Allard Roeterink

Fukushima_workshopFukushima_workshopFukushima_workshopFukushima_workshopFukushima_workshopFukushima_workshopFukushima_workshopFukushima_workshopFukushima_workshopFukushima_workshopFukushima_workshopFukushima_workshopFukushima_workshopFukushima_workshop

Fukushima workshops

When I was in Japan, I was concerned about the children who had to flee the radiation and who were now living in evacuation centers and temporary housing in Fukushima. Because of the nuclear particles, they could barely play outside and inside was not much fun either. Through my friend Ryo Abe, I could give a workshop for those kids in the town of Nihommatsu, just south of the city of Fukushima. Ryo is an architect, who set up all sorts of initiatives for tsunami and radiation victims.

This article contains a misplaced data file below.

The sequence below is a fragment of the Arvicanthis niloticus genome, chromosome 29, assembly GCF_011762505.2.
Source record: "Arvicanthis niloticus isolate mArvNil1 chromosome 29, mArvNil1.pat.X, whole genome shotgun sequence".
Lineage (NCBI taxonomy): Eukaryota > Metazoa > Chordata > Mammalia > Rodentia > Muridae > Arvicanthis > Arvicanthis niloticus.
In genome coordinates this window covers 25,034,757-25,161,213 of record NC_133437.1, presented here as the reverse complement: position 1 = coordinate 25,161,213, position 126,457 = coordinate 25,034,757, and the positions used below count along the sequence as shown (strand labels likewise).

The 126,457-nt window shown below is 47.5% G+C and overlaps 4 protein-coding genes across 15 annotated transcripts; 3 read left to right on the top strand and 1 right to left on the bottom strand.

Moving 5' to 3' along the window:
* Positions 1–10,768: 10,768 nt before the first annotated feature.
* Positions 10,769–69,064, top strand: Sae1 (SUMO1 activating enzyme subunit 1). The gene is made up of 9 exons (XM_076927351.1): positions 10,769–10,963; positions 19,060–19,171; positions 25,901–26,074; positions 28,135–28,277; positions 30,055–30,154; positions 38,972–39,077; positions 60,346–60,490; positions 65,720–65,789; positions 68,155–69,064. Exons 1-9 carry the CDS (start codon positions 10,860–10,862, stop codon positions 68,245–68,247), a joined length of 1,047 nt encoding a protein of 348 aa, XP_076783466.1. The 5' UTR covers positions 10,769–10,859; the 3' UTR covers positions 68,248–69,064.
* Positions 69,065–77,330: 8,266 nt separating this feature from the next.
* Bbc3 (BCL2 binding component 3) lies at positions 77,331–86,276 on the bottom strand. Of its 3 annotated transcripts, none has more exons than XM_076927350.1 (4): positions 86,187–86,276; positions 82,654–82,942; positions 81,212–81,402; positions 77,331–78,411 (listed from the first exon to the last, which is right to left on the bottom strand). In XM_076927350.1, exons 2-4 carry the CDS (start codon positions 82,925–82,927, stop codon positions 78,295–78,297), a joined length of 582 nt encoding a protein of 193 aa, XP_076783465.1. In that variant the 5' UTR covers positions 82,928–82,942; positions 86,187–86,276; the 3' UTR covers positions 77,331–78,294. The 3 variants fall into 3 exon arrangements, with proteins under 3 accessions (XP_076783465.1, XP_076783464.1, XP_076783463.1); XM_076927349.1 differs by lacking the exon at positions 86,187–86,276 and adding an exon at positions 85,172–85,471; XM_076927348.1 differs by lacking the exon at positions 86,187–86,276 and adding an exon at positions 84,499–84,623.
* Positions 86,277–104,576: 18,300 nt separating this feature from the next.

Local volunteers had made a simple flyer and many kids were eager to make their own shampoo bottle dinosaurs. After that, they made some simple sponge robots with foam whippers and a few built take-tombos from PET-bottles.
It was a great day, but it felt unfair returning to relatively safe Tokyo, while they will keep living there.